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This tag is associated with 7 posts

4 Day Course on Radar Remote Sensing: 20-24 April

I am now making my Introduction to Radar Remote Sensing training course available to outside participants. This popular MSc module is intended to provide an introduction to the techniques used in radar remote sensing. With the increasing availability of satellite radar data it is becoming more important than ever to know how these systems work and to … Continue reading

“Introduction to Microwave Remote Sensing” – now an eBook

In 2005 I published my Introduction to Microwave Remote Sensing (http://www.amazon.com/dp/B00U4D8EJM).  It is now available as a Kindle eBook. At the moment, the eBook is simply a PDF replica of the print book, but because I have self-published it via Speckled Press, I have managed to keep it <$10, which is a substantial saving compared to … Continue reading

Micro-video on my remote sensing eBook

Discovered a new online tool yesterday for building little video infomercials, and presentations.  It’s called Powtoon.  Good fun.  I practiced by making the following advert or my recent remote sensing eBook.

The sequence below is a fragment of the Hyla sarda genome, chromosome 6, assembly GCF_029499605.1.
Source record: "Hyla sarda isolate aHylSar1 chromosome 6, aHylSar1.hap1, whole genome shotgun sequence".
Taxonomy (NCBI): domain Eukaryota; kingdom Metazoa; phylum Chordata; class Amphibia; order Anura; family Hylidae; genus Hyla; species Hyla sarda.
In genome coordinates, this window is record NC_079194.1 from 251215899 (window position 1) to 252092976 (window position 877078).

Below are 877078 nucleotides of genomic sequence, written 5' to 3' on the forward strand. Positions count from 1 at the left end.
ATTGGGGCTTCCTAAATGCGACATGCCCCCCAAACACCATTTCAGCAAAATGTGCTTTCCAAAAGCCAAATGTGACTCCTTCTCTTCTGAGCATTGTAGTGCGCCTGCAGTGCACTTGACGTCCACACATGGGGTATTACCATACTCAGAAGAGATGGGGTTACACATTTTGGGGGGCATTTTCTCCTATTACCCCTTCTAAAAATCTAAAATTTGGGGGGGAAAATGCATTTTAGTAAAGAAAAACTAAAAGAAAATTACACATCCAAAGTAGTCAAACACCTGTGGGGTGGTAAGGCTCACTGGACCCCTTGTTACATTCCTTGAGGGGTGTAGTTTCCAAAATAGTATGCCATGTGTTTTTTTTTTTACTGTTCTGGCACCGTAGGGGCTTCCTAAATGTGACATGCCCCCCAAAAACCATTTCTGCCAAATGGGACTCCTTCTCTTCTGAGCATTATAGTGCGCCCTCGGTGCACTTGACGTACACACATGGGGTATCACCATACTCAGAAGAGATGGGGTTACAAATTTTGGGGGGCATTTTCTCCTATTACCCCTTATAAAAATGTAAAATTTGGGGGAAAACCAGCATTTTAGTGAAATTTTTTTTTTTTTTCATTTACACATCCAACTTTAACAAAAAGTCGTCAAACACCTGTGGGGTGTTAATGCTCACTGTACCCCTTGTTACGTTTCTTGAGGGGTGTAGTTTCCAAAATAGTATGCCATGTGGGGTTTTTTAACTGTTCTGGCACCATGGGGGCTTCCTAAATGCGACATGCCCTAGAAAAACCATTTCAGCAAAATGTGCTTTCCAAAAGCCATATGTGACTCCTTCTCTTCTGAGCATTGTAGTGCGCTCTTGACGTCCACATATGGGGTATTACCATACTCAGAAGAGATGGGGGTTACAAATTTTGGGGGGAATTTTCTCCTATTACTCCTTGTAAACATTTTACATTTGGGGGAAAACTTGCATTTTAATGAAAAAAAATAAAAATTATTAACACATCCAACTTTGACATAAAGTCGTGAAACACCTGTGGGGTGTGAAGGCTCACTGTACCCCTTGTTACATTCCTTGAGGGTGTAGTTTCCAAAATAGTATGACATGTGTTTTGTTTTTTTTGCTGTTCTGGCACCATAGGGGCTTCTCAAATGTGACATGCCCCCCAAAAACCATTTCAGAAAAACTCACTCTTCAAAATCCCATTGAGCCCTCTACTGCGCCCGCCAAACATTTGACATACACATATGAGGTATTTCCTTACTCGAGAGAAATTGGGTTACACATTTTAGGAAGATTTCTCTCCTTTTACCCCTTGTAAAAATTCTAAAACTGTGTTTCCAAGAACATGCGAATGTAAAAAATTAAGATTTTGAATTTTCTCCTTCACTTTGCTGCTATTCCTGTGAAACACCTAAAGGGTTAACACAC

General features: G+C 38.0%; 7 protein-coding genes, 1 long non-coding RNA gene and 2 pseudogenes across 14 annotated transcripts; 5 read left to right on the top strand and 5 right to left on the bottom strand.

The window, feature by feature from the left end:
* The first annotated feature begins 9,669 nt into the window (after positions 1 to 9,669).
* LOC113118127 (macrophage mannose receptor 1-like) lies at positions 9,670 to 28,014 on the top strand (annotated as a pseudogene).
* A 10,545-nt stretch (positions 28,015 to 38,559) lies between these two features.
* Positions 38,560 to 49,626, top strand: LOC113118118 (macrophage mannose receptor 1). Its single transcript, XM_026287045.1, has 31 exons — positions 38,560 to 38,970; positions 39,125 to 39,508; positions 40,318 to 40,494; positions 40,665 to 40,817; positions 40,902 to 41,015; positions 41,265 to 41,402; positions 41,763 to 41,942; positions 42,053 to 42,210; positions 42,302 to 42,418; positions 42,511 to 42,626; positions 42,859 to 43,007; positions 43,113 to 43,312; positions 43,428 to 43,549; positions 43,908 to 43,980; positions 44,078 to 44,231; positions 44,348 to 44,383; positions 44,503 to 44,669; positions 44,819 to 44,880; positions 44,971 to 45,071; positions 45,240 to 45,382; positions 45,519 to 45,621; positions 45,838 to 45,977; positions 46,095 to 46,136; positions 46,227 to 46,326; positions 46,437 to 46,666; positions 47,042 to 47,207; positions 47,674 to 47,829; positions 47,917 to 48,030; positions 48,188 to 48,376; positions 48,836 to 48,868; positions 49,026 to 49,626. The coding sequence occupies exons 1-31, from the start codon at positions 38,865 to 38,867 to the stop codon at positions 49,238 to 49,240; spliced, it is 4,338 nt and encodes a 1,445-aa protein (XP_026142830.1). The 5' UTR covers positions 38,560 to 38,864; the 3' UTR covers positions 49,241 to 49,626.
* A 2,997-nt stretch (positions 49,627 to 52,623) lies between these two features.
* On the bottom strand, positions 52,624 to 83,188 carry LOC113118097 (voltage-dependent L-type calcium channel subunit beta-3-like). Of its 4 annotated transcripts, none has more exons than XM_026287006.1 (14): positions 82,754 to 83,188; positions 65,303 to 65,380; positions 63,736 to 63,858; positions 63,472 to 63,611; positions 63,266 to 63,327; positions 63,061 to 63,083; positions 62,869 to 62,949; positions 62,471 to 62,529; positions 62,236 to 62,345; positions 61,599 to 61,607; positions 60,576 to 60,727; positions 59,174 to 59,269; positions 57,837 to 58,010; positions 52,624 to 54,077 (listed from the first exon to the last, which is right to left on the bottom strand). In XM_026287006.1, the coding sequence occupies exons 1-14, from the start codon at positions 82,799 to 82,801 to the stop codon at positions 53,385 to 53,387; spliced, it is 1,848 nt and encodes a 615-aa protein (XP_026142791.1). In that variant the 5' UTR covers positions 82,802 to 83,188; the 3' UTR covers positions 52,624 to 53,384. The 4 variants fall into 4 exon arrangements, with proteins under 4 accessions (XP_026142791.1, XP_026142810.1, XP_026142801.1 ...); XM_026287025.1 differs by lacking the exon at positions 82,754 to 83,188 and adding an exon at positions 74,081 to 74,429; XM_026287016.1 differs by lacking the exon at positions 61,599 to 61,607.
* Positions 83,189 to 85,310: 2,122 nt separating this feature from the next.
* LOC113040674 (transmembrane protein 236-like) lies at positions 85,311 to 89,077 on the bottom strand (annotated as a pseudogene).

100 Free Copies of My New eBook: Thirteen Short Chapters on Remote Sensing

= offer now closed = book now for sale in Amazon and as an iBook =  thanks everyone for downloading = if you liked it, please “share” = I’m giving away 100 copies of my new (self-published) eBook, “Thirteen Short Chapters on Remote Sensing”.  It’s on a first-come-first-served basis, and the offer only lasts for today, … Continue reading

Why One Branch Size Dominates Radar Backscatter

Warning: technical post for geeky radar folks! There is a common rule of thumb that I have often seen presented that states that the radar backscatter from a forest canopy mostly originates from scattering elements that are similar in size to the wavelength being used.   Sometimes this is explained through attenuation effects of a full-cover … Continue reading

A brief history of radar remote sensing

I’ve discovered Verite Timelines.   I’ve created a timeline on the history of radar based on the history section of my book.   You can view it here: http://www.geos.ed.ac.uk/homes/ihw/timeline.html#top

Do we really understand the backscatter-biomass curve?

To misquote Muhammad Ali:  Anyone who views the world the same at forty five as he did at thirty has wasted fifteen years of his life. When I was thirty I used to explain the radar backscatter-biomass curve like this: When radar backscatter is plotted against forest above ground biomass[1], there is a good positive … Continue reading

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